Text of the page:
Visiting Ayutthaya National Park

If Bangkok is loud, chaotic, hot and a little stressful, Ayutthaya is way calmer, less chaotic, still hot and only stressful until we’d found a map and could work out more or less where we needed to go.

Ayutthaya was the capital of the Kingdom of Siam from 1350 until 1767 when it was sacked and razed by the Burmese and the court moved south towards Bangkok. Its a collection of ruined temple buildings in red stone on an island in the centre of the modern city and it is beautiful! Of all the things I wanted to do while in Bangkok, this was top of the list. I am so glad I was able to go and I fully intend to go back one day!

Wat Maha That
There are two seperate parts of the temple in this picture…

There are ruins of the city in collections all over the city. We hired biked (eventually – heads up, download a google map or something just to help you find a bike!) but you can also hire a tuktuk for the day (negotiate on the price). It’s also doable walking if you don’t like bikes. Once we had our bikes we headed to what was once the temple, a big collection of ruins.

Wat Maha That
The tallest part of the ruin in this section with the Buddha statue, and the ruins of Buddha statues around the edge – Wat Maha That
The ruined Buddha statues around the edge of the hall.

Some of the big temple ruins have an entrance fee. If you’re looking for the head of the Buddha in the tree roots (as made famous by Instagram and tbh, how I found out about Ayutthaya in the first place), that is in Wat Mata That. We ended up there accidently, to be perfectly honest!

The roots of the tree grew around the stone head of the Buddha when it fell off
(My favourite picture of the trip) The other side of the tree growing into the side of the ruin – it looks faintly magical to me

The entire area is beautiful! We only paid to go into Wat Mata That but that part of the ruins were in a parkland, so we walked around there and we admired the sheer scale and durability of the buildings that once stood there. The sheer scale! It was incredible. I highly recommend adding Ayutthaya to your list of things to do in Bangkok, especially if you are there for more than a flying visit! It was nice getting away from the chaos of Bangkok city, however briefly.

Wat Maha That
Some fantastic sillouettes!

Also, all in, I think I spent about 500 baht on everything for the day. And I know I could have done the day even cheaper if I’d gotten on the train from the beginning. So if you’re running low on baht (as I am), then it’s perfectly feasilble to do the trip on a shoestring!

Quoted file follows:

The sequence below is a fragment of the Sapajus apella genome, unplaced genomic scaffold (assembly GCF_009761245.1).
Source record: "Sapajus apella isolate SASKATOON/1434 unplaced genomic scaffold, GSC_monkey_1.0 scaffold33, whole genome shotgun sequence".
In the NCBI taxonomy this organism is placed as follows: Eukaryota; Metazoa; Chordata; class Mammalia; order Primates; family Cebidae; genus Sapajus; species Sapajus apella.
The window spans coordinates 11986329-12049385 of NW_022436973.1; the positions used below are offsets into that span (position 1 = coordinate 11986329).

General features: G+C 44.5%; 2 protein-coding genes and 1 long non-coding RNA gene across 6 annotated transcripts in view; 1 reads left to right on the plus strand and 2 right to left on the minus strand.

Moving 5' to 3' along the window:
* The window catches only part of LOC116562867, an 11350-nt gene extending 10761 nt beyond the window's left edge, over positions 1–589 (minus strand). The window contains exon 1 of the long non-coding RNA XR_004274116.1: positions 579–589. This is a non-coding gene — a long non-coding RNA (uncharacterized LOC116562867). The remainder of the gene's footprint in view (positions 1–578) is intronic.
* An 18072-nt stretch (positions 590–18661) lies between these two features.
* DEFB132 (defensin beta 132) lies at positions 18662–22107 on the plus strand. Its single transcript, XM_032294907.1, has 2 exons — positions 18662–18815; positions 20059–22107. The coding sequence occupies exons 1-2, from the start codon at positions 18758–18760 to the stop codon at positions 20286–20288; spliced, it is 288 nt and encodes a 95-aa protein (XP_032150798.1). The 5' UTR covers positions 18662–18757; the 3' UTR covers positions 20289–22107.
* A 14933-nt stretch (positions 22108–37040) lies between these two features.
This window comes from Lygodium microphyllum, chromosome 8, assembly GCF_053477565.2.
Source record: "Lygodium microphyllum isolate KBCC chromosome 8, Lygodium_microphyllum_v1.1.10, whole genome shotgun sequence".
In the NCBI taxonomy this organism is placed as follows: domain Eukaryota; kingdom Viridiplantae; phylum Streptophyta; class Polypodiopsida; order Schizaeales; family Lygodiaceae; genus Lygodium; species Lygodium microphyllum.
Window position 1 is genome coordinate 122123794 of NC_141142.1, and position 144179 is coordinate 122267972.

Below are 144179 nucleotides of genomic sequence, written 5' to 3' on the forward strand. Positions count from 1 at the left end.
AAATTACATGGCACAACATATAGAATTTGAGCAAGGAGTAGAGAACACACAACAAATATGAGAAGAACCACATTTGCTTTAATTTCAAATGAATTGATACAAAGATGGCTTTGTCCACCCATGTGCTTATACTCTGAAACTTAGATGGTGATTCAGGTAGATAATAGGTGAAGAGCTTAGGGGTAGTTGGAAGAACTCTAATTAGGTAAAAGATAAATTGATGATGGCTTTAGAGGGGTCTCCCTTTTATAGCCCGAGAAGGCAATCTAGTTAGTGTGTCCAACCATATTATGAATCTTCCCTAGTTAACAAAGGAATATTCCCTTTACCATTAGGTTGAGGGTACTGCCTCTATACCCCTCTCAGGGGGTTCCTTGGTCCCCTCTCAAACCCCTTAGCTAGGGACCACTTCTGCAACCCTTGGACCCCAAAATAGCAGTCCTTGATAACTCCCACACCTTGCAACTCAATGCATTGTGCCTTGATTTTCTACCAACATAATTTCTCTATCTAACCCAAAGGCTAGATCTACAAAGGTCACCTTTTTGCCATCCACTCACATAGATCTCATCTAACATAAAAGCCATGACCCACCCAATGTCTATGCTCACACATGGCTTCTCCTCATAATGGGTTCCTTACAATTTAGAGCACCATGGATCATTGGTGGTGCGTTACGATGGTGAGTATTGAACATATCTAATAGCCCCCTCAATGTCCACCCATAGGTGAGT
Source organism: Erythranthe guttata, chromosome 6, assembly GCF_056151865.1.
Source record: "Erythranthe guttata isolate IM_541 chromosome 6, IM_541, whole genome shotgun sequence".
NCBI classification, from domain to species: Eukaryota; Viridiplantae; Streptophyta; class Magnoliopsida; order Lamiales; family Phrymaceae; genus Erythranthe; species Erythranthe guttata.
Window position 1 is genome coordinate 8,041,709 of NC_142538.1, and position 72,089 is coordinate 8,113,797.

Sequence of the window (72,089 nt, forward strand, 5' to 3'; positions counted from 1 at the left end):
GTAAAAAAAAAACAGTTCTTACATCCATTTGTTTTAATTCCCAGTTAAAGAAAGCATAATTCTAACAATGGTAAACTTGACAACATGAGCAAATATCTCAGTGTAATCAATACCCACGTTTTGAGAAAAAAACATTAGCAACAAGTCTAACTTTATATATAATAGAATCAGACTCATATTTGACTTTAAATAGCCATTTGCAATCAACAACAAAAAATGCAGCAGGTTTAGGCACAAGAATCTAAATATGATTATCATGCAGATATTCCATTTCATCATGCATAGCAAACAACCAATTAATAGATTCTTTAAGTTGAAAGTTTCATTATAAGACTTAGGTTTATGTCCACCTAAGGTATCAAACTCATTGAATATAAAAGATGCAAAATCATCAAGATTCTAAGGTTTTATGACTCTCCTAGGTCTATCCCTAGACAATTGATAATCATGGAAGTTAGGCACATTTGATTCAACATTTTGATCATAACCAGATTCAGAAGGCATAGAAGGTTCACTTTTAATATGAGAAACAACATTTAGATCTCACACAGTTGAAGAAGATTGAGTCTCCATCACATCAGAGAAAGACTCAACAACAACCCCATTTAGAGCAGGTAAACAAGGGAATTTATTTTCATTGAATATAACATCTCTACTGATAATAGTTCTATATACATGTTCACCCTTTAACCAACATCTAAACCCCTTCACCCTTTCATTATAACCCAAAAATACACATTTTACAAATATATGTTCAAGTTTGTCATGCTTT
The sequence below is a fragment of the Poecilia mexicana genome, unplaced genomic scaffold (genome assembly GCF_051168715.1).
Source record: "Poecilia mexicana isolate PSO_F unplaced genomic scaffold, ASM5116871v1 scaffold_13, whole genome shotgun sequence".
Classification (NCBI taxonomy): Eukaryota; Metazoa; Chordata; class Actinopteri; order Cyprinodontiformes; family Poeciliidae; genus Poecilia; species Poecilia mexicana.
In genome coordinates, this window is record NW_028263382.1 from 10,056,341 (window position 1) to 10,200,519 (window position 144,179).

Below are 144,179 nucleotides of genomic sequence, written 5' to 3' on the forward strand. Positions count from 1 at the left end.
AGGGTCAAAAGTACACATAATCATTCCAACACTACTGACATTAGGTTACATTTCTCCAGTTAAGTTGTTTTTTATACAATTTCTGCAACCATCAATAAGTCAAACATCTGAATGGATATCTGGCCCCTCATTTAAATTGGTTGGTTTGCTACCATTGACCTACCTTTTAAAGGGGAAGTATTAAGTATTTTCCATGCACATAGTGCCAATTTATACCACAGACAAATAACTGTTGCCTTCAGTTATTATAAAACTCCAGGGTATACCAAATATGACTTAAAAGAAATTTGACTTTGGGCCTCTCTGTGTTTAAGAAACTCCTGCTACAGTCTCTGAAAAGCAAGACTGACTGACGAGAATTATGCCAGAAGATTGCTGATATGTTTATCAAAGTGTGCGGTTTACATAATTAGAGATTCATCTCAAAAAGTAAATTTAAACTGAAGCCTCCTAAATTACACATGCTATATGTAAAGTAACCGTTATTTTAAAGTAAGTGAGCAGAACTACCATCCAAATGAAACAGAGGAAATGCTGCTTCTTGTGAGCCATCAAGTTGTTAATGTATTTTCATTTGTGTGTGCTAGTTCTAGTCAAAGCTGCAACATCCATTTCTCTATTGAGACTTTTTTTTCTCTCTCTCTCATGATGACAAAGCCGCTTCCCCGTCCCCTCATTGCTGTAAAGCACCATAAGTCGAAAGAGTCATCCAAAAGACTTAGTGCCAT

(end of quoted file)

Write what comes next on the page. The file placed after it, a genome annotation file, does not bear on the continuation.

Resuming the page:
Getting There and Getting Back

So. There is a minibus that goes to Ayutthaya city from Bangkok, however, this bus goes from Morchit Bus Station in the north of the city. I was told it went from Victory Monument which is why I got so tuned around trying to find the bus the day before. You need to get the number 77 from Victory Monument to Morchit Bus Station (10B) and then it’s Station/Building B at the bus station. The mini buses leave when full, and are also part of a local bus service – so it stops along the way. We were waiting about half an hour to leave. The bus cost 60B. All in, I think it took 2 1/2 to 3 hours to get from our hostel to Ayutthaya city.

Then we got incredibly lost trying to find the bikes and had to take a watermelon smoothie break. We did eventually get our bikes (50B for the day – would recommend) and figure out how to get to the Ayutthaya National Park section, where all the temple ruins are.

On the way back, we decided to eschew the bus (my travel buddy is over 6 foot – it was a bit cramped for him) and give the train a go. The trains take about 2 hours, and its 15B for Ordinary/3rd class, and 330B for the airconned 1st class carriage. We took 3rd, and it was great! It was so much easier than the bus because it just goes straight to the main train station in Bangkok. We did have to wait an hour and a half for the train to arrive, but we just got dinner at the station restaurant (can recommend). We got back to Bangkok at 20:30 and decided to just tuk-tuk back to our hotel, even though the SkyTrain would have been cheaper. Eh, live a little.

I would definately recommend taking the train – there are bike rentals directly opposite if nothing else (but crossing the bridge was wild – all of the hostels have bike rentals available once you’re across the bridge). It was cheaper and definately less stressful than trying to work out which stop to get off on all the buses!


Given I took buses, trains, tuk tuks, walked and cycled round Ayutthaya yesterday, I feel as if I should be doing some sort of travel bingo! Ayutthaya National Park was incredible and I highly recommend going – it’s worth leaving the city for!

I am posting this on the SkyBus into Auckland, but i wrote it yestersay while waitng for my clothes in the tumble dryer (praying they didn’t shrink) and uploading all my photos to my drive and drawing. Rest days are important I think. I’m very excited to be in New Zealand now!


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